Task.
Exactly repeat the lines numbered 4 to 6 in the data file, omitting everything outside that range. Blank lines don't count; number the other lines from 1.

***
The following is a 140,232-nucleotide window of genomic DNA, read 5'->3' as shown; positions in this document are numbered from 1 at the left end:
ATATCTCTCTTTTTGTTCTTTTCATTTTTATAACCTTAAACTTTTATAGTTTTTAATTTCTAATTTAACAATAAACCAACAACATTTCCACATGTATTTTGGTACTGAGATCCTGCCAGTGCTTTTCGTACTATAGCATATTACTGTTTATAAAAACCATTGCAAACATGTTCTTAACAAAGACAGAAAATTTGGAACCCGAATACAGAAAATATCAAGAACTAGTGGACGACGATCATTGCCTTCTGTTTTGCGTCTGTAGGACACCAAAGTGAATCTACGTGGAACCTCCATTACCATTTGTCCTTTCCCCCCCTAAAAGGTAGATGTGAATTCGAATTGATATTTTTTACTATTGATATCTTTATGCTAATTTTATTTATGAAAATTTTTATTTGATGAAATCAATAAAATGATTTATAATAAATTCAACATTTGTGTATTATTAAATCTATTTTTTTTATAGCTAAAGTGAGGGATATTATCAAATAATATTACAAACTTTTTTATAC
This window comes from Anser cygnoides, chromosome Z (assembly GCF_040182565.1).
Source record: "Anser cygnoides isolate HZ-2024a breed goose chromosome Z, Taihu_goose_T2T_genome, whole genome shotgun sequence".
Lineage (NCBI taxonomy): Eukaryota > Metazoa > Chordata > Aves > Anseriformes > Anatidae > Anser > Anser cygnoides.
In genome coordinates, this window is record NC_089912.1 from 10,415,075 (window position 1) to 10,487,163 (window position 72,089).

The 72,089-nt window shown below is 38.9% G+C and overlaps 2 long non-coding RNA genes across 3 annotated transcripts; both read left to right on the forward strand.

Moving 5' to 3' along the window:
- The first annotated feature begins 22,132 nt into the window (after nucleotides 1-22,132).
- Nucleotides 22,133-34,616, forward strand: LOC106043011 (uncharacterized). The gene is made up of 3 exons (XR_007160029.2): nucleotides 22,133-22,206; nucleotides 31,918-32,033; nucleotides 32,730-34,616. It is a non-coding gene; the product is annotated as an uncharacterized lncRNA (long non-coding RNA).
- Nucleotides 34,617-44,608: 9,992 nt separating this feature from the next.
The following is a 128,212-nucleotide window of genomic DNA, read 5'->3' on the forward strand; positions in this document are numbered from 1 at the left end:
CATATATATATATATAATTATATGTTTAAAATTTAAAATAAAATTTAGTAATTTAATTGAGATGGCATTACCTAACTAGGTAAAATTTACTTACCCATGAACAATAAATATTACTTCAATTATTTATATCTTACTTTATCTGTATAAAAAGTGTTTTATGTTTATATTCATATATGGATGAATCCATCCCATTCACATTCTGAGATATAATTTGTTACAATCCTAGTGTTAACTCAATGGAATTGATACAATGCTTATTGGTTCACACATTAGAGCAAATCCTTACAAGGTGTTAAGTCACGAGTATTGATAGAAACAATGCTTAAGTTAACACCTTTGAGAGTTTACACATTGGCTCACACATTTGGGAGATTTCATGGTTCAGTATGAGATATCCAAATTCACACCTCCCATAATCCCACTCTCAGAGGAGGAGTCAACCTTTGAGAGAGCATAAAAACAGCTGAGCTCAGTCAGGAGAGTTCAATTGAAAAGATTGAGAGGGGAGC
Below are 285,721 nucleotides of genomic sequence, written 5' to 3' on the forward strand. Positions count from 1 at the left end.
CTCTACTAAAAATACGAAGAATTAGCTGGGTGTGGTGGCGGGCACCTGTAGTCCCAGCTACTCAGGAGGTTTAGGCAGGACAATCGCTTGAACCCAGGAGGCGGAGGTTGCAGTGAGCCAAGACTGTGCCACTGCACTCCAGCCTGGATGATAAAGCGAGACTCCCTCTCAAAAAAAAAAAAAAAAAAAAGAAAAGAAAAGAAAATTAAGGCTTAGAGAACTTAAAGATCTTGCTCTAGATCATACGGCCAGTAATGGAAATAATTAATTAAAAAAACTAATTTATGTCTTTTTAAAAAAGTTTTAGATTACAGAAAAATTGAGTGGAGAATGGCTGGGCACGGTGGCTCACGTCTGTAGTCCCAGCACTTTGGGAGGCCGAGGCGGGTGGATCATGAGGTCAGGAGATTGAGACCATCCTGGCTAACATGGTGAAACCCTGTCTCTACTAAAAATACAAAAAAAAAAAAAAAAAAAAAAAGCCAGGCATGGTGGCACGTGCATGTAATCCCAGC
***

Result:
Source record: "Anser cygnoides isolate HZ-2024a breed goose chromosome Z, Taihu_goose_T2T_genome, whole genome shotgun sequence".
Lineage (NCBI taxonomy): Eukaryota > Metazoa > Chordata > Aves > Anseriformes > Anatidae > Anser > Anser cygnoides.
In genome coordinates, this window is record NC_089912.1 from 10,415,075 (window position 1) to 10,487,163 (window position 72,089).